- Targeted to buyers’ needs. If you can show people how they can benefit by reading your book, you are likely to increase your sales and revenue. But how can you discover their problems? Use a PAR analysis - a brief description of the Problems relevant to your target readers (the reason you wrote your content), the Actions you recommend they take to rectify their situations and the Results they can expect if they follow your recommendations. Stop selling your book and sell what your content does – then you can sell more books.
Learn from failure. Authors may set SMART goals, but things may still not go their way. Then in a few months they lose heart and soon quit. Instead, evaluate your actions, make necessary changes and try again. Statistics show that 95% of small businesses fail within their first ten years. However, of the 5% that succeed, 95% of those failed in a previous business.
Learn from your less-than-successful ventures (otherwise known as failures). There is really no such thing as failure – you simply create a result. For example, during one campaign to get on TV and radio shows I sent out 500 letters. I was ignored by 490 and rejected by the other ten. I did not fail 500 times – I learned a different way to succeed. I sent a “thank-you” note to the rejections, thanking them for having the courtesy to respond. One actually turned into an on-air appearance. Then I created a business-reply card and re-sent that to the other 490 and got a 33% response – and many media appearances.
Leaning on others for help. Steve Jobs said, "My model for business is The Beatles. They were four guys who kept each other's kind of negative tendencies in check. They balanced each other, and the total was greater than the sum of the parts. That's how I see business: great things in business are never done by one person. They're done by a team of people."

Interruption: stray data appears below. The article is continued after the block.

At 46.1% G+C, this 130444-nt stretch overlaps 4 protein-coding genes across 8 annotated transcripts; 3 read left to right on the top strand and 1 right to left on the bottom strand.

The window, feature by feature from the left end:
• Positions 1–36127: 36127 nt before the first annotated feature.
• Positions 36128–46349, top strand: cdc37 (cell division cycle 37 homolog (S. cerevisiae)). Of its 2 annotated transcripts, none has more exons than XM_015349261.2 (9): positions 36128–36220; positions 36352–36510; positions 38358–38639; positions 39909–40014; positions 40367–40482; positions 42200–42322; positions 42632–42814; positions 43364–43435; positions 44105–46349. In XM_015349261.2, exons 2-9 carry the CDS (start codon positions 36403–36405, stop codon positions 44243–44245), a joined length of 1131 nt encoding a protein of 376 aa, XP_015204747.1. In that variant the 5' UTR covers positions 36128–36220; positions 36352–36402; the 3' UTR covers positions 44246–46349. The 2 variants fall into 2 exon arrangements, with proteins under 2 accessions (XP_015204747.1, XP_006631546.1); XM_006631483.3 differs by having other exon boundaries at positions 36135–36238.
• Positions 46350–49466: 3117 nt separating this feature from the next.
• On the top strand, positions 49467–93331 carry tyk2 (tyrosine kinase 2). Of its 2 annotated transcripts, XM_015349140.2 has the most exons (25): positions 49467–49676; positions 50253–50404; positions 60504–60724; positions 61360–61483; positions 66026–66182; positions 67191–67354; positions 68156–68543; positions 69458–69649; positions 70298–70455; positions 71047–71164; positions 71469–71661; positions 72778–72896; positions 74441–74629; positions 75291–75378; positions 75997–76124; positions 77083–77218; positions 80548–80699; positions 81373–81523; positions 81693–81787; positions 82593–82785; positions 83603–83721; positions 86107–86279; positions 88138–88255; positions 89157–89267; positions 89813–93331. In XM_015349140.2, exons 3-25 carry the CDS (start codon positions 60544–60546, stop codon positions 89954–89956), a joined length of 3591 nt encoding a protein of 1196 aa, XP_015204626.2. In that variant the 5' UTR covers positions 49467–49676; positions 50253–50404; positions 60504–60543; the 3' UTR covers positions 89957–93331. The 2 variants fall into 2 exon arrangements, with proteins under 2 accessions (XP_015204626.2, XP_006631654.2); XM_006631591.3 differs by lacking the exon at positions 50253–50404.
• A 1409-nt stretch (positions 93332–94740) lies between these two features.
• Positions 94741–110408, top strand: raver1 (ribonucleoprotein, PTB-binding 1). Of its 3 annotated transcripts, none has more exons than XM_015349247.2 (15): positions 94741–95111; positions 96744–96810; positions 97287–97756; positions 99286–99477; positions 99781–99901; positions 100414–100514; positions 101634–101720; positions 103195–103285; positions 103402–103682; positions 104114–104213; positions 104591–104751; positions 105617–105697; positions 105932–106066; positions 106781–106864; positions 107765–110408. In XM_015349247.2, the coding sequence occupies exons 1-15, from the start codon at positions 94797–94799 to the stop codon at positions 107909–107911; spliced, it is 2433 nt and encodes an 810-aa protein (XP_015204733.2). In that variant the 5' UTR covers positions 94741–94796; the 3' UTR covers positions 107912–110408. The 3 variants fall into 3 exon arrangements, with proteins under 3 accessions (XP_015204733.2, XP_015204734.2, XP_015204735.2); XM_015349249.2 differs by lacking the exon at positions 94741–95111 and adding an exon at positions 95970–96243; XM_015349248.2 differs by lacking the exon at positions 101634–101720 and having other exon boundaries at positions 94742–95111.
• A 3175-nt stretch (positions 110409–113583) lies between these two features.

Create your support team in the form of a mastermind group made up of people who are serious about growing their business. Meet via Zoom at predetermined times and intervals, to interact and create strategic advantages for all participants (Learn about APSS mastermind groups here www.bookapss.org/MastermindGroup.pdf
). A mastermind group is:
- A small interactive group of people who have experienced the trials and tribulations of successful book publishing – and are willing to share their lessons.
- A place to get the answers to questions that you have or did not know to ask.
- A group of people who want the accountability and inspiration that will take their businesses to a higher level.
- A community in which you can actively participate and get the benefit of differing perspectives to help you achieve your personal and business goals.
- The chance to get one-on-one instruction, input and feedback for your particular books and business – not just for those like yours.
- Your own personal board of directors. Collaborate with a small group of trusted peers to leverage their expertise and experience for the benefit of all.
Three things every fire needs are ignition, fuel and oxygen. The same apply to authors. Set a goal to ignite your desire to sell more books. Fuel that desire with creativity and passion. When things do not go your way, take a deep breath and try something else.